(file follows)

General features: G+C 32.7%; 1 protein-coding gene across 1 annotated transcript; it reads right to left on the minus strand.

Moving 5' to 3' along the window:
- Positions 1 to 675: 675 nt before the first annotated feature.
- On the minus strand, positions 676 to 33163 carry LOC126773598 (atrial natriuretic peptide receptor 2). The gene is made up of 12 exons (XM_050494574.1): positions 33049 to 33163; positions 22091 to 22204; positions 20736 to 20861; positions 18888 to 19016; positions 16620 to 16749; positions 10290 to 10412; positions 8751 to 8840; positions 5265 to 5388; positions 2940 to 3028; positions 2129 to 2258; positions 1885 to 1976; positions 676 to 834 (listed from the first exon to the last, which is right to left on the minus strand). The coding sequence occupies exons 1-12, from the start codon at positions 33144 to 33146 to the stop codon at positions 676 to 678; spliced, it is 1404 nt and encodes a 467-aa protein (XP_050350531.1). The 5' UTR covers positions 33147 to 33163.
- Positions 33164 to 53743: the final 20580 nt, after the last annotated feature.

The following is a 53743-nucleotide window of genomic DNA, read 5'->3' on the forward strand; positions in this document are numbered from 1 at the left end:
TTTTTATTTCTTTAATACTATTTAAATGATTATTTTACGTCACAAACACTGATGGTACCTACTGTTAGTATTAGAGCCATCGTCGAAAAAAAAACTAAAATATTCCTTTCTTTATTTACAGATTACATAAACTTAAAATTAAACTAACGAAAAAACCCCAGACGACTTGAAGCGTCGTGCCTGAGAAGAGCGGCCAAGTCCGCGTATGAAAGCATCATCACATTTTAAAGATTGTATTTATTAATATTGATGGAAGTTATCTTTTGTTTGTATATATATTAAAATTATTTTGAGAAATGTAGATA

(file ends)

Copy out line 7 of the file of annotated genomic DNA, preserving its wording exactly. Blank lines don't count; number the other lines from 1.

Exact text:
TTTTTATTTCTTTAATACTATTTAAATGATTATTTTACGTCACAAACACTGATGGTACCTACTGTTAGTATTAGAGCCATCGTCGAAAAAAAAACTAAAATATTCCTTTCTTTATTTACAGATTACATAAACTTAAAATTAAACTAACGAAAAAACCCCAGACGACTTGAAGCGTCGTGCCTGAGAAGAGCGGCCAAGTCCGCGTATGAAAGCATCATCACATTTTAAAGATTGTATTTATTAATATTGATGGAAGTTATCTTTTGTTTGTATATATATTAAAATTATTTTGAGAAATGTAGATA